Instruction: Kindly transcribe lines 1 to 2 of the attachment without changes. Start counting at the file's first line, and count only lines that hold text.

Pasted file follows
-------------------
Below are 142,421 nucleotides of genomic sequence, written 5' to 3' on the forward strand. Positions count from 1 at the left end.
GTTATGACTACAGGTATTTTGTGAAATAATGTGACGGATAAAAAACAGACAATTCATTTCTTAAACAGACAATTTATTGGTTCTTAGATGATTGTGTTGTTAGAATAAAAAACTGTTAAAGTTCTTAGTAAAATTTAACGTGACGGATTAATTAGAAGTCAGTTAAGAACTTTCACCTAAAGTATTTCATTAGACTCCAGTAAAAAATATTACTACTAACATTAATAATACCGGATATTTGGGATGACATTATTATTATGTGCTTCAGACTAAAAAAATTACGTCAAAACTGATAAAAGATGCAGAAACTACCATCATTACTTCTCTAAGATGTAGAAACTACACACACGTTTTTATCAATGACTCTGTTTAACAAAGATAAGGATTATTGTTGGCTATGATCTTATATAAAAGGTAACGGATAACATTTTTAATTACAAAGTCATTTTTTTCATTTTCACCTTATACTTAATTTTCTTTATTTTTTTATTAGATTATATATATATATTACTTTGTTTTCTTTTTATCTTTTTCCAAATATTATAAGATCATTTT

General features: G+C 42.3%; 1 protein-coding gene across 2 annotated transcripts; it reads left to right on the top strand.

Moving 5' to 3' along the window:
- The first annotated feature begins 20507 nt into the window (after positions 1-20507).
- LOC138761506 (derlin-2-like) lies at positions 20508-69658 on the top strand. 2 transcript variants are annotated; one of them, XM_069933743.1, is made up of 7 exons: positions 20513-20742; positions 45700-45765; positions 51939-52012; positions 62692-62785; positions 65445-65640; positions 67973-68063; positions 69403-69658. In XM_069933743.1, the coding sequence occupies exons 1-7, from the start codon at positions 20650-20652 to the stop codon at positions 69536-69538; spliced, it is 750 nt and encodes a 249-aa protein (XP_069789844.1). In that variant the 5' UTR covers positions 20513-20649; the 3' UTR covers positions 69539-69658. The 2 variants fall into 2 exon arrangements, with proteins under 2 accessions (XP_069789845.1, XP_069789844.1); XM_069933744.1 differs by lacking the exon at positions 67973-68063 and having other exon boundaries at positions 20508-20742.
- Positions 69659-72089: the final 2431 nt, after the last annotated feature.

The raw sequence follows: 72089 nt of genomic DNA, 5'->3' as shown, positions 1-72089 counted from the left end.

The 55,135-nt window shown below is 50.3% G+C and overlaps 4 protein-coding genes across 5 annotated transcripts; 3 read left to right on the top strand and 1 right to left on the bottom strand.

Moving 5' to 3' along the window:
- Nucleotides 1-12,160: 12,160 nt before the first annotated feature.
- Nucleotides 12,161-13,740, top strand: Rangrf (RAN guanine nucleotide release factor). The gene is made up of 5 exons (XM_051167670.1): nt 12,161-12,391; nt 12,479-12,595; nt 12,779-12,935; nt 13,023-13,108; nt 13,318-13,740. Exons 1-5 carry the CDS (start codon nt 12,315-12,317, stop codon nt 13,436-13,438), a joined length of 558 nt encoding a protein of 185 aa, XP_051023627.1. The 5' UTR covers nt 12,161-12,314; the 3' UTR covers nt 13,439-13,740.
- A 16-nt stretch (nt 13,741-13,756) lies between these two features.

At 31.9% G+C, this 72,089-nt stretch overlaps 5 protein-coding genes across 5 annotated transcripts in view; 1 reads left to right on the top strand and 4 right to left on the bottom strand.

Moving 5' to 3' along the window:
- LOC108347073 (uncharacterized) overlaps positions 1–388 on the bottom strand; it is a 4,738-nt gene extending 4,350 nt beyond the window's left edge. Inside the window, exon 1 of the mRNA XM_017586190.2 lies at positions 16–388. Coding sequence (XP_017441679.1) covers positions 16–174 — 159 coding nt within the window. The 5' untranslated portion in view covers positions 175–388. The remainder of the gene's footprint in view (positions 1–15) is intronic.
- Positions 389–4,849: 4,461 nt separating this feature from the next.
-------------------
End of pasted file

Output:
Below are 142,421 nucleotides of genomic sequence, written 5' to 3' on the forward strand. Positions count from 1 at the left end.
GTTATGACTACAGGTATTTTGTGAAATAATGTGACGGATAAAAAACAGACAATTCATTTCTTAAACAGACAATTTATTGGTTCTTAGATGATTGTGTTGTTAGAATAAAAAACTGTTAAAGTTCTTAGTAAAATTTAACGTGACGGATTAATTAGAAGTCAGTTAAGAACTTTCACCTAAAGTATTTCATTAGACTCCAGTAAAAAATATTACTACTAACATTAATAATACCGGATATTTGGGATGACATTATTATTATGTGCTTCAGACTAAAAAAATTACGTCAAAACTGATAAAAGATGCAGAAACTACCATCATTACTTCTCTAAGATGTAGAAACTACACACACGTTTTTATCAATGACTCTGTTTAACAAAGATAAGGATTATTGTTGGCTATGATCTTATATAAAAGGTAACGGATAACATTTTTAATTACAAAGTCATTTTTTTCATTTTCACCTTATACTTAATTTTCTTTATTTTTTTATTAGATTATATATATATATTACTTTGTTTTCTTTTTATCTTTTTCCAAATATTATAAGATCATTTT